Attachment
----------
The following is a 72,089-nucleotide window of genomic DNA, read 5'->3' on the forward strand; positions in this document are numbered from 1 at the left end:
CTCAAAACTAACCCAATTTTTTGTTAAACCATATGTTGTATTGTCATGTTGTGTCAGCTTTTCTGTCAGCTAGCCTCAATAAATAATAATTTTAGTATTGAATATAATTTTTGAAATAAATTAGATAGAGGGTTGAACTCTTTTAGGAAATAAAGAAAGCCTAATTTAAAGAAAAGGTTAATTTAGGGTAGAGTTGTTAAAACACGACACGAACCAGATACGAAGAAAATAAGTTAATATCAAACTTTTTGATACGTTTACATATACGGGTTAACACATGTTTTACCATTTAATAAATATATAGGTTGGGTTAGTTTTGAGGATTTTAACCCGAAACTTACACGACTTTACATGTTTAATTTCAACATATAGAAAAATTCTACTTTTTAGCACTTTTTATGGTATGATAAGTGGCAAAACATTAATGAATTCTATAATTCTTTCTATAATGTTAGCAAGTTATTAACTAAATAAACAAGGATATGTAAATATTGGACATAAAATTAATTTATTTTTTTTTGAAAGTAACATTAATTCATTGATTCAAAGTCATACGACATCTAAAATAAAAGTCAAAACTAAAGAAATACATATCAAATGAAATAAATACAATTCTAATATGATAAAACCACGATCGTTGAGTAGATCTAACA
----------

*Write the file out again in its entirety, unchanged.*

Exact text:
The following is a 72,089-nucleotide window of genomic DNA, read 5'->3' on the forward strand; positions in this document are numbered from 1 at the left end:
CTCAAAACTAACCCAATTTTTTGTTAAACCATATGTTGTATTGTCATGTTGTGTCAGCTTTTCTGTCAGCTAGCCTCAATAAATAATAATTTTAGTATTGAATATAATTTTTGAAATAAATTAGATAGAGGGTTGAACTCTTTTAGGAAATAAAGAAAGCCTAATTTAAAGAAAAGGTTAATTTAGGGTAGAGTTGTTAAAACACGACACGAACCAGATACGAAGAAAATAAGTTAATATCAAACTTTTTGATACGTTTACATATACGGGTTAACACATGTTTTACCATTTAATAAATATATAGGTTGGGTTAGTTTTGAGGATTTTAACCCGAAACTTACACGACTTTACATGTTTAATTTCAACATATAGAAAAATTCTACTTTTTAGCACTTTTTATGGTATGATAAGTGGCAAAACATTAATGAATTCTATAATTCTTTCTATAATGTTAGCAAGTTATTAACTAAATAAACAAGGATATGTAAATATTGGACATAAAATTAATTTATTTTTTTTTGAAAGTAACATTAATTCATTGATTCAAAGTCATACGACATCTAAAATAAAAGTCAAAACTAAAGAAATACATATCAAATGAAATAAATACAATTCTAATATGATAAAACCACGATCGTTGAGTAGATCTAACA